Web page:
This morning we share the following by Paula Kok-De Boer on the importance of the humble dandelion to the greater ecological balance in our gardens.
Hello, I’m a dandelion.
A lot of people call me a weed but I’m a friend and come to help you!
When you see me, remember that I’m the ONLY one who wants and can grow in that particular spot. Because:
Either the soil is too compact / hard / stomped and I want to loosen it for you with my roots.
Or there is too little calcium in the soil – don’t worry, I will replenish that for you with the dying of my leaves.
Or the soil is too acidic. But I will also improve that for you if you give me the chance.
Or a mixture of the above reasons, of course.
I’m here because your soil needs my help so best you let me grow without disturbing me! When everything is fixed, I will disappear again, I promise!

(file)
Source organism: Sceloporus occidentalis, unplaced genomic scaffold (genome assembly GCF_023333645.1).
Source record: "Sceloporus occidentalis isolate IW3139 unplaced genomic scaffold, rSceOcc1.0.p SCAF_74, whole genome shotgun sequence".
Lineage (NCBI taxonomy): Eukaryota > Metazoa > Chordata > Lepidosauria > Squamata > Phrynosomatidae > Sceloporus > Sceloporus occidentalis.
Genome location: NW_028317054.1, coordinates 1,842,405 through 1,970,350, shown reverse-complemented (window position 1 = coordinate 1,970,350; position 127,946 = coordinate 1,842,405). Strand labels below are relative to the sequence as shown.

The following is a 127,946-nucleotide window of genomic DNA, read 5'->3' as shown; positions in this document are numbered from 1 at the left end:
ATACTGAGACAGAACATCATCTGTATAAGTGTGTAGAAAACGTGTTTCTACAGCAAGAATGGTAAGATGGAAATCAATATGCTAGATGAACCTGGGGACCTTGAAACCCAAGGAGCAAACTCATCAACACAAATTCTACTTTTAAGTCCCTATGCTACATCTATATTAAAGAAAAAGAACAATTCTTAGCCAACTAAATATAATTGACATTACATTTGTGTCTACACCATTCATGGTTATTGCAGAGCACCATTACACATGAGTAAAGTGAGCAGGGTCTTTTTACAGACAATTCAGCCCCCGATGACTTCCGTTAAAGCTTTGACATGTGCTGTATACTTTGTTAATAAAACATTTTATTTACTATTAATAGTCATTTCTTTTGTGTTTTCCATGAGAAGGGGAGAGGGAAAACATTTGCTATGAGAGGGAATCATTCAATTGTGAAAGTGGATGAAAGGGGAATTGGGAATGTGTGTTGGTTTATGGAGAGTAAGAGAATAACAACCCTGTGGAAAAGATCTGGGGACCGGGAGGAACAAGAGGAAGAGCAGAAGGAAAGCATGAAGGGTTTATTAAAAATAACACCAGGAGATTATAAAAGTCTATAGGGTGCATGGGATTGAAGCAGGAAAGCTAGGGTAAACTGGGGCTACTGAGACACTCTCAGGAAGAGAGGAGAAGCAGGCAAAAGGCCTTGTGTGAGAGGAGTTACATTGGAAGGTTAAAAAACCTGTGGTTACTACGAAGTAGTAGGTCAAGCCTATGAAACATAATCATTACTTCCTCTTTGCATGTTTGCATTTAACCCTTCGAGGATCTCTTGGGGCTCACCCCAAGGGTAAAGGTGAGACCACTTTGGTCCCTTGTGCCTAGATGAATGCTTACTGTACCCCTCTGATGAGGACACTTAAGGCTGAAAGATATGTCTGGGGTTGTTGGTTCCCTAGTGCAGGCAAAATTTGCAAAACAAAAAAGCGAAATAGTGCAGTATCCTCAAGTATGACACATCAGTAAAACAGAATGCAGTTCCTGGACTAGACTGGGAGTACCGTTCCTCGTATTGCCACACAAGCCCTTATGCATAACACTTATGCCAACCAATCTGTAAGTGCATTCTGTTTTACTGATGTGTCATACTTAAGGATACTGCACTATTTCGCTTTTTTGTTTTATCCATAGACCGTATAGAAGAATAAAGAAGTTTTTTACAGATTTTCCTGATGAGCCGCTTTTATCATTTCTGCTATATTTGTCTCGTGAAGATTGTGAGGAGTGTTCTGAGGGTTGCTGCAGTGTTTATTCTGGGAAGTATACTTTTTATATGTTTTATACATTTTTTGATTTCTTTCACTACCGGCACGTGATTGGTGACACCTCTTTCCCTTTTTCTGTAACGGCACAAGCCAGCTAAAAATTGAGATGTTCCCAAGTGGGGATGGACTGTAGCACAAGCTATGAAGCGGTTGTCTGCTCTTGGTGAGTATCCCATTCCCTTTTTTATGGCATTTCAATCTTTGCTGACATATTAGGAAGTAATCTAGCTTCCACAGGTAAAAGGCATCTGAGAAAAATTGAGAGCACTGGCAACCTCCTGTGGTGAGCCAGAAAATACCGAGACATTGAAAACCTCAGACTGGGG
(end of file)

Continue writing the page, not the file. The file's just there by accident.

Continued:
Are you trying to remove me prematurely with my root? However meticulous you are, I will return 2x as strong! Just until your soil is improved.
You can even tell by my growth at which stage my help is at. If my leaves are flat on the ground then I’m far from ready but if they all reach up then I’m already a long way on my way.
Something completely different is that I am one of the first bloomers in spring so I will announce spring / summer for you.
During the day when it’s hot, I open my flowers but in the evening when it cools off I close them again quickly. In fact, if it’s not hot enough during the day I won’t open them at all!
My flowers are the first food for insects after hibernation and unlike most other plants, I have pollen AND nectar, not merely one OR the other! And I am generous with them!
My flowers are even delicious for you people by the way, did you know? I used to be called ′′honey (or gold) of the poor′′ because my flowers are so sweet in e.g. jam, sauce or salad! The internet is full of recipes – check them out.
But wait until the end of May or later before you start picking and even then, don’t pick everything yet! I facilitate biodiversity and the bees will be very grateful.
by Paula Kok – De Boer